Tuesday, October 16, 2012 • 12:00am
I am fed up to "here" with this election. The campaign started during last year's baseball season and won't end until after this year's World Series. In the interim we have had basketball, hockey and almost two football seasons. Enough already!
This year the presidential race has become just another reality show. Is it America's Got Talent or America's Got Candidates? The campaign that has lasted for 22 months, won't be over for another three weeks. It began in January 2011, when Herman Cain announced his candidacy. Then in April, Barack Obama filed with the Federal Election Campaign Committee and Mitt Romney announced he was running.
With an anticipated $5.8 billion (with a "B") in campaign spending, the Presidential campaign has become its own economic stimulus. It is full employment for campaign workers and TV News.
Did you ever wonder why the coverage on news channels has been so constant? It is cheap programming that people find interesting. Who will be voted off the island this week? We have already decimated Herman Cain, Ron Paul, Michele Bachmann, and Newt Gingrich. Turn on MSNBC and Chris Matthews will tell you what a boob Romney is. Turn on FoxNews and Bill O'Reilly will tell you how inept Obama is.
I am finding the long awaited presidential and vice presidential debates a disappointment. Instead of candidates being rated on their plans for the future, they are being rated on whether they look down or up at their opponent, whether or not they smile or frown. (Oops, that guy scratched his ear. What does that mean?) Instead of specifics each debater is trying to one-up the other. Gimme a break!
Every day, all day, I get desperate email messages from fundraisers. "Contribute now so we can make our campaign matching goal. Contribute now so we can beat the other guy at fundraising. Contribute now so we can meet our daily goal." I get emails from Nancy Pelosi, Debbie Wasserman Shultz, even Joe Biden, Barack Obama and Bill Clinton. My wife got a call from Mitt Romney's campaign. Perhaps she is a closet Republican and never told me?
Soon the Robocalls will begin. Starting next week, when I pick up the phone I will hear. "Hello, this is (fill in the name). This election is the most important in your lifetime (until the next one). I urge you to vote for (fill in the name). Your vote can make a difference in your quality of life for the next four years."
I am waiting for the competition to be so fierce that the Robocalls end with the admonition "We know who you are. If you don't want your tax returns audited, vote the way I told you."
When I grew up, every family dinner would be punctuated by a political discussion. My grandfather and I would get into heated debates over the issues of the day. My father and mother would join in. My sisters, who were younger and quieter would remain silent, watching the debate from the middle of the table, moving their heads back and forth as if they were at a tennis match while each side traded barbs. These debates often got quite heated. My grandmother would often intervene. While scurrying from the kitchen to the dining room, she would scold us saying, "Stop fighting at the dinner table!" Her loud admonitions had no impact.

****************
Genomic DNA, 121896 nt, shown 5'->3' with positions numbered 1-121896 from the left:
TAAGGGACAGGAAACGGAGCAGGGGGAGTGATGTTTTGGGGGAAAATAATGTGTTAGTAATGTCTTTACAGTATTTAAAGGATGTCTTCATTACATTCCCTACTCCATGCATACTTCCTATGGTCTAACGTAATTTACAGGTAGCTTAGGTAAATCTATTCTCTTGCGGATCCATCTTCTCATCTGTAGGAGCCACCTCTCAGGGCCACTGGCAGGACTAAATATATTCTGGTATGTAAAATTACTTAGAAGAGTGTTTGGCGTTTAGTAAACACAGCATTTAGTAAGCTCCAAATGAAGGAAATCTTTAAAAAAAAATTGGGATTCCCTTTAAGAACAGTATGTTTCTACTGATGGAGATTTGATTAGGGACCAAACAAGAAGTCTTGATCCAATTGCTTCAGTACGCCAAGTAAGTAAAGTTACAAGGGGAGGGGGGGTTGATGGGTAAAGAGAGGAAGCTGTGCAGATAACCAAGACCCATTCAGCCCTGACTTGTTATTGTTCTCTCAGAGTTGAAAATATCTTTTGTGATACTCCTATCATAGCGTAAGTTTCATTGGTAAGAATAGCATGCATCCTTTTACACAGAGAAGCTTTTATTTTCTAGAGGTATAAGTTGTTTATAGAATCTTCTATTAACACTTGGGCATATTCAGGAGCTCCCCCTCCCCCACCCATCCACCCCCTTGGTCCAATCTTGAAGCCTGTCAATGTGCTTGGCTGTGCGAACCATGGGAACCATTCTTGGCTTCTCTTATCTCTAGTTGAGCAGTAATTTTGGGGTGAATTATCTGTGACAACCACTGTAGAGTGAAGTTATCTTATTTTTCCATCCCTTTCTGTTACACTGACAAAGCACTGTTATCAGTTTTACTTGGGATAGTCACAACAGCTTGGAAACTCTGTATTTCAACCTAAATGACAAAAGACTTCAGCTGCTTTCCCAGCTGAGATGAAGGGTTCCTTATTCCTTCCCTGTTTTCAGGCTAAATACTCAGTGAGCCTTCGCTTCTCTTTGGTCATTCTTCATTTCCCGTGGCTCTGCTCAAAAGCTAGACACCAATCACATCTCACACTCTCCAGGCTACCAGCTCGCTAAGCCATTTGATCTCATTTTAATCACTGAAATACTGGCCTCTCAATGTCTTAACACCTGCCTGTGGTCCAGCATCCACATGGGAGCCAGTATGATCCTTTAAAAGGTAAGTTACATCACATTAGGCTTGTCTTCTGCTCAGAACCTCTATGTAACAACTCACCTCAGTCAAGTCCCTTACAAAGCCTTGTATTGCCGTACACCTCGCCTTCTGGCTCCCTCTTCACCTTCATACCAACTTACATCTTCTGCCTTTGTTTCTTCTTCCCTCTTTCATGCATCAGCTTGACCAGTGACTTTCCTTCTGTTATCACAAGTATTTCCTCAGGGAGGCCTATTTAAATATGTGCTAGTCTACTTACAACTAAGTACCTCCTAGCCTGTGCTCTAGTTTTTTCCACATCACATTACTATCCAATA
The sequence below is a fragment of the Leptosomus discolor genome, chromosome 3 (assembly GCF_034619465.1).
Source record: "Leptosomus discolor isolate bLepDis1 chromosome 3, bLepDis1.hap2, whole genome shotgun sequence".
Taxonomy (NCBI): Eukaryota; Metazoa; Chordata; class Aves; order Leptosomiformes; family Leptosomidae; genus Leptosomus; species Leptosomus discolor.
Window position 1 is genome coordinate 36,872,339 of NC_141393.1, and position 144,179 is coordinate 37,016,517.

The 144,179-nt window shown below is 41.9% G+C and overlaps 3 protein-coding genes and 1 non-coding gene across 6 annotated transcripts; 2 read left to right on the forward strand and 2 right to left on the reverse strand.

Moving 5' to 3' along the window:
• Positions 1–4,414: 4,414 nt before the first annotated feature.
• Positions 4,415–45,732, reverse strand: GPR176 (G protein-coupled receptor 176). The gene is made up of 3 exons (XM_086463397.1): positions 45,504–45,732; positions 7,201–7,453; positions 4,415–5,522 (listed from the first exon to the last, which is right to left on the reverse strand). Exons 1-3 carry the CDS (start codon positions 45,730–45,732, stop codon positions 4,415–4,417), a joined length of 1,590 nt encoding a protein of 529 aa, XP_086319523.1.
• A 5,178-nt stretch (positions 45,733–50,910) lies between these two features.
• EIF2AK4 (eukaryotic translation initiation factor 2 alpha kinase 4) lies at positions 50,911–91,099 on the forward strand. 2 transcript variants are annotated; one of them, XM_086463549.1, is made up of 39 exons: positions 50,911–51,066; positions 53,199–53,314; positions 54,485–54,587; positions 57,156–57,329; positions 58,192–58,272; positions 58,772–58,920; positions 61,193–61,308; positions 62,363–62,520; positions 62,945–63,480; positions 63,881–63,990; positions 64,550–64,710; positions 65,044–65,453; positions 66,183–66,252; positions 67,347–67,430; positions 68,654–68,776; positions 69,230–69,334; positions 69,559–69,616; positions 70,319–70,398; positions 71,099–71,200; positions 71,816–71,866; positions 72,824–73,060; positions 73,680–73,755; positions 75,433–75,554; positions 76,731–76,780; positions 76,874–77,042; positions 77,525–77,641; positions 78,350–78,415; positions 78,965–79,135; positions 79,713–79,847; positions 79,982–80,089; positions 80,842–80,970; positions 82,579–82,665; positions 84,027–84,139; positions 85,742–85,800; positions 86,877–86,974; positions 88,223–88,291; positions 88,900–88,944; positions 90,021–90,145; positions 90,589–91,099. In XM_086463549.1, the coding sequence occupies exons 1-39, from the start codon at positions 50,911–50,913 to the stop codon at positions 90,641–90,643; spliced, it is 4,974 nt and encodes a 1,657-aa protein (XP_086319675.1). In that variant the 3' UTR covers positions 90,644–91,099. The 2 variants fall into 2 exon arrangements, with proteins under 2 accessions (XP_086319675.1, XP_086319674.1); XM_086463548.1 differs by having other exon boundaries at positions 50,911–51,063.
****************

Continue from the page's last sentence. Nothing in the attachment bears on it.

There were certain assumptions during those dinner debates. Franklin Roosevelt was a god who had saved the economy and the Western world. Harry Truman inherited his mantle. Herbert Hoover was a devil and Thomas E. Dewey, was Hoover's disciple. To my father, Dwight D. Eisenhower was the Supreme Commander. But everything else was up for grabs.
Then, along came John Fitzgerald Kennedy. I was a Freshman in College when he ran and what a breath of fresh air he was. I have never been as enthused about a presidential candidate as I was that year. At last a young President of the United States. Never mind that Kennedy was as old as my father and my "ancient father" was only 43 at the time. Kennedy was amazing, he spoke with such eloquence compared to his opponent Dick Nixon or the sitting president Dwight D. Eisenhower, and his wife was beautiful. Check that, she was sexy.
The day after Kennedy was elected we all went back to our normal course of business. But, this year's election won't be over on election day. We will be flooded with questions about the veracity of the outcome in some states. Television news will hold forums on likely cabinet and Supreme Court appointments. There will be constant speculation about the composition of the Senate and House and how they will vote on key issues. There will be run-ups to the inauguration, including speculation on what the First Lady will wear to the 27 Inaugural Balls she will attend.
There is only one way to stop the continuing election season nonsense - vote with your clicker. There will be no continuing coverage If no one watches the debates, the constant political harangues, and the continuous commercials replete with American flags and caring wives. Television executives will switch programming choices to something else. It might be pumpkin chunking, Civil War re-enactors, or even episodes of Bridezillas and My Fair Wedding, but it won't be yet another campaign gotcha. So grab your television clickers and stand up for America!
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Henry Bassman has written about high-technology and medical technology (biotechnology, medical devices and healthcare issues) for more than 40 years. He retired from AT&T, served in the U.S. Army where he became a captain and worked for ABC News. He is now affiliated with a small investment bank. Articles by Henry can be seen on ABCNews.com and other business Web sites. Henry has lived in Summit, NJ for 37 years and has been married for more than 40 years. He has three daughters who graduated from Summit High School.
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